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Shoddy regulation, loose laws allow dangerous elevators to continue operating in San Antonio

Photo: ALEJANDRA RAMíREZ, License: N/A

ALEJANDRA RAMíREZ

Photo: Courtesy photos, License: N/A

Courtesy photos

Photos from the TDLR's investigation into the Crockett show a jumper cable on the service elevator brake that never should have been there.

Photo: N/A, License: N/A

Courtesy photos


Gloria Rodriguez hit the sixth-floor elevator button in the century-old historic Crockett Hotel on the River Walk. It was a few days after Christmas in 2011 and she was cleaning rooms as she had done for more than a decade. Instinctively, she turned her cart as the doors opened to back up into the service elevator. But when her feet stepped backward they were met with empty space as she tumbled into the shaft.

At least that's the most likely scenario that led to Rodriguez's death just before 6 p.m. on December 28, 2011, according to Lawrence Taylor, the state's chief elevator inspector with the Texas Department of Licensing and Regulation. According to authorities, there were no immediate witnesses. A worker sitting in her basement office heard a loud thump out of the service elevator shaft, however, but she and a night manager couldn't open the elevator doors. When emergency responders arrived at the scene they found Rodriguez's body lying at the bottom of the shaft.

Rodriguez's death was both tragic and preventable. The hotel contracted with Otis Elevator Co. to maintain the Crockett's machines. Although Otis is the biggest name in the business, a pioneer of the modern elevator, Taylor wrote in a May 2012 report that they'd done a shoddy job maintaining the elevator. He noted the "overall poor quality of maintenance" as a factor in Rodriguez's death; upon inspection the elevator showed signs that someone at the hotel had already noticed a problem with the service elevator's brake. Instead of reporting and solving the problem, however, the mystery repairman apparently tried, unsuccessfully, to jerry-rig a fix with a jumper cable.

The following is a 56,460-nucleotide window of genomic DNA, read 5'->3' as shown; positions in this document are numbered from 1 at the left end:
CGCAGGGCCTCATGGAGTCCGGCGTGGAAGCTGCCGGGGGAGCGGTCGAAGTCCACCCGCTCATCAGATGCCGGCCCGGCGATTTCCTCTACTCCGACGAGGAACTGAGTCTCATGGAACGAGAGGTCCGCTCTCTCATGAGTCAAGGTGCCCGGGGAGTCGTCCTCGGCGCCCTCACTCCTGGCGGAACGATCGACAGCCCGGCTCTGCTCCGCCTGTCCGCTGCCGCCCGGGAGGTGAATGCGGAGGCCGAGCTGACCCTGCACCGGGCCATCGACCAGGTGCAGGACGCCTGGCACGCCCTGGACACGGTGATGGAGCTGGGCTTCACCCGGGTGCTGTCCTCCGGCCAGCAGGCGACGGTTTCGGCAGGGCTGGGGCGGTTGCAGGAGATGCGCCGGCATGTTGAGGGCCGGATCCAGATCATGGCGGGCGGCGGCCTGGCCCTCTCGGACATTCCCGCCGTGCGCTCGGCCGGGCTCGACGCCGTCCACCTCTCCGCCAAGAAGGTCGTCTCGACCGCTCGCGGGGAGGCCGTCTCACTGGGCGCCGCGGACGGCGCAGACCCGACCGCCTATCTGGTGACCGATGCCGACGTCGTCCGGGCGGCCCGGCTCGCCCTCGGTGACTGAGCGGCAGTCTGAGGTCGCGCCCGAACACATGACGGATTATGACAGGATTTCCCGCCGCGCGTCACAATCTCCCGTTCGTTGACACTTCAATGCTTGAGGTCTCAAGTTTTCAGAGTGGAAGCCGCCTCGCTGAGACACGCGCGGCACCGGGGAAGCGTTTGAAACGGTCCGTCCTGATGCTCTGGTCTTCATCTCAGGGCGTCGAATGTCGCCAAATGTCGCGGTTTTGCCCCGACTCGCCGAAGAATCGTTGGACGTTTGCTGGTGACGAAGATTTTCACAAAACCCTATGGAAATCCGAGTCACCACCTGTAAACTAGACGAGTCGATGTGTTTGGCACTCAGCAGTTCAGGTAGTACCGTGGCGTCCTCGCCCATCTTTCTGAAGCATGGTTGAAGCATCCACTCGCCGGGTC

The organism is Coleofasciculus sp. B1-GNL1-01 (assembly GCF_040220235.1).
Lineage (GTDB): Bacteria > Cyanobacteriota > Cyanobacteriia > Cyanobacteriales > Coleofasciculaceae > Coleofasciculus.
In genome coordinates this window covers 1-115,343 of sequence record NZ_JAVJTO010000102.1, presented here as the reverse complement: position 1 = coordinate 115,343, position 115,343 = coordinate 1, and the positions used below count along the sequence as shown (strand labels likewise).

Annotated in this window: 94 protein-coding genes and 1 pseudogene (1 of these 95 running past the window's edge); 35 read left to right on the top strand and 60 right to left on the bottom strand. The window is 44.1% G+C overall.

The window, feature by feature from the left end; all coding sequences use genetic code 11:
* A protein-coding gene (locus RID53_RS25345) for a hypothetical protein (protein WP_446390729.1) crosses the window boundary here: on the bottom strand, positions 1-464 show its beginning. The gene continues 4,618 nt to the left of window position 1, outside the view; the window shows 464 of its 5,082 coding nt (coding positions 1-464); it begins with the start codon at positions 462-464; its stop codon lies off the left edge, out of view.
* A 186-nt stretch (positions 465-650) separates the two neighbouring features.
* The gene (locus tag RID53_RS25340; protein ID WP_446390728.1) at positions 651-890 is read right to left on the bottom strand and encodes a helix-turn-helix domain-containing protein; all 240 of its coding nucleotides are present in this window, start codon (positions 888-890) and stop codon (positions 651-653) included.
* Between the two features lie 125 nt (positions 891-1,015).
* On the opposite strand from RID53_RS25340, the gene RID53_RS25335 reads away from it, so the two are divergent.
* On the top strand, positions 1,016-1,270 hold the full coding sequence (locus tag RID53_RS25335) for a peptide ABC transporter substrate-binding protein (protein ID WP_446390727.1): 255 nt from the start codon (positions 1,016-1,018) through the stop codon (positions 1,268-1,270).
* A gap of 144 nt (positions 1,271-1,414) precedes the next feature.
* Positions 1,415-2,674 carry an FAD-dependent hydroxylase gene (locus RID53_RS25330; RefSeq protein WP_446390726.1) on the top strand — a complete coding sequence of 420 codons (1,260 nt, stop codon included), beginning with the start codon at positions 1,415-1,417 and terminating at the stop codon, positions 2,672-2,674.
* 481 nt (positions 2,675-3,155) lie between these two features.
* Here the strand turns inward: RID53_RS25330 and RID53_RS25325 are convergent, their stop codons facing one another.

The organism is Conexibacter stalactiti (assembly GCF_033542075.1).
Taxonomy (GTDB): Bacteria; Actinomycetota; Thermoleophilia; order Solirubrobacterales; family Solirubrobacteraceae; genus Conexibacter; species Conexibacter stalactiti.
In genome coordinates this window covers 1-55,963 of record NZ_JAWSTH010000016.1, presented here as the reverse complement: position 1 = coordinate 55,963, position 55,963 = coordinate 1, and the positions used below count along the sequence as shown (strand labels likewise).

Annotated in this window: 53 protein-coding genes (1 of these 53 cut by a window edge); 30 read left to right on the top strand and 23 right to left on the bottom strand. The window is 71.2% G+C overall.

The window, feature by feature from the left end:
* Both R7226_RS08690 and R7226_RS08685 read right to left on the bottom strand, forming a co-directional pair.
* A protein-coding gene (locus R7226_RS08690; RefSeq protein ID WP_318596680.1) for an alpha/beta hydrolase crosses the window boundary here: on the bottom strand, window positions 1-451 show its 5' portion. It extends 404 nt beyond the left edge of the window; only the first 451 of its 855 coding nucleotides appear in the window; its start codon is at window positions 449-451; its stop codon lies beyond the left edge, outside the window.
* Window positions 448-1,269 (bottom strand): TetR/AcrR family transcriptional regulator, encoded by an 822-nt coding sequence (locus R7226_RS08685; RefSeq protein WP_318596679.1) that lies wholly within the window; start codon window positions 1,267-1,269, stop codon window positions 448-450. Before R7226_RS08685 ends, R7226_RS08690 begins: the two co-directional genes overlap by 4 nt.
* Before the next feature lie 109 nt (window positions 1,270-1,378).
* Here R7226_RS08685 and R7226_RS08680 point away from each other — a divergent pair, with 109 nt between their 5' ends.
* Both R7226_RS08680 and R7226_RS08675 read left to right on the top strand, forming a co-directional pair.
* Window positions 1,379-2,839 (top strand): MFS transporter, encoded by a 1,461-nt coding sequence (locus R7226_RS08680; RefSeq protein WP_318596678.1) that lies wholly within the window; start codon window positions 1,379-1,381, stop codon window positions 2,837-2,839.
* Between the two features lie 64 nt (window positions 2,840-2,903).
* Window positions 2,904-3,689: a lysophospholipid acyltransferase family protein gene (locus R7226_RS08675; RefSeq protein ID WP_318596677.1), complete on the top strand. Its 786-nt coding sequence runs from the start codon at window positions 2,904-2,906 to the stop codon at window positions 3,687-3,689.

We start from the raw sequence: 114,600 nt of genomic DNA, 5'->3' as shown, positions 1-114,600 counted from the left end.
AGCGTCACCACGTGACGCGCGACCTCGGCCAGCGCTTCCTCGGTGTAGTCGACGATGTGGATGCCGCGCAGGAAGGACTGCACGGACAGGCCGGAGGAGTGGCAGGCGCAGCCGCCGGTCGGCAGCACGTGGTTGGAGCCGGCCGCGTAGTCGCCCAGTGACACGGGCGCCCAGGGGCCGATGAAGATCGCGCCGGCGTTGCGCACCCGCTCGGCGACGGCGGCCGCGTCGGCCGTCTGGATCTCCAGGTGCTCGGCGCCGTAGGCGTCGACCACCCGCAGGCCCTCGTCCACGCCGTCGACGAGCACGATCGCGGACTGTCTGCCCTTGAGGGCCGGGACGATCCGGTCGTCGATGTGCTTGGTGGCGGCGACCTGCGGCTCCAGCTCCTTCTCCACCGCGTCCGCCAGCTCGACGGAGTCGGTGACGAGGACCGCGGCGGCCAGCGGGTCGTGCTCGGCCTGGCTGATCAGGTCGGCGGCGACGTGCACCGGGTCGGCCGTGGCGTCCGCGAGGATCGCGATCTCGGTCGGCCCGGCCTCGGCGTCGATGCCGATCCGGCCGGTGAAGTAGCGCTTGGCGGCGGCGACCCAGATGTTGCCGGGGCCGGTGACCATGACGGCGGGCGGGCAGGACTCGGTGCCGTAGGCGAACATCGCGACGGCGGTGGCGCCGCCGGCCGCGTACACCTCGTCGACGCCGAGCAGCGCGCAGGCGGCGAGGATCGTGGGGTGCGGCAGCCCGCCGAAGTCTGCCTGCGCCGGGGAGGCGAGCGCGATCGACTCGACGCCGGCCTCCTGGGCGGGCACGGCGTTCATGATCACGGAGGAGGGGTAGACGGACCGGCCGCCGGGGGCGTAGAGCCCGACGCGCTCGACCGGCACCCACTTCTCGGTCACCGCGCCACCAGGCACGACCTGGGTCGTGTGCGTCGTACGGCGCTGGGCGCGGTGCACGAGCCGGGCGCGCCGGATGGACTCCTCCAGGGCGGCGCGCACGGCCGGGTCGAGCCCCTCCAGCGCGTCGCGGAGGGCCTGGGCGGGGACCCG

"I mean, that report speaks for itself," said James Hada, a Houston-based attorney who earlier this year filed a wrongful death lawsuit in Bexar County against the hotel and Otis on behalf of Rodriguez's four children. "This death was clearly avoidable, it shouldn't have happened." State officials wouldn't allow Taylor to talk about his scathing review of elevator maintenance at the Crockett, citing an open investigation and pending litigation in the case. Crockett General Manager William Brendel declined to comment when contacted after the release of Taylor's report due to the ongoing court case.

What's obvious is that flaws in Crockett's service elevator should have been caught weeks earlier. Records show the hotel was two weeks late for its state-mandated annual inspection at the time of the accident. Yet even with such a stark reminder of how crucial such inspections can be, nearly 160 of 2,000 buildings in San Antonio had overdue annual inspections as of last week — some of which are now years past due, according to TDLR records.*

At the Rivercenter Mall, both a passenger and freight elevator haven't been inspected since March 2011. At the Tower of the Americas, the hallmark of San Antonio's skyline, the tower's three passenger elevators are over three months past due.

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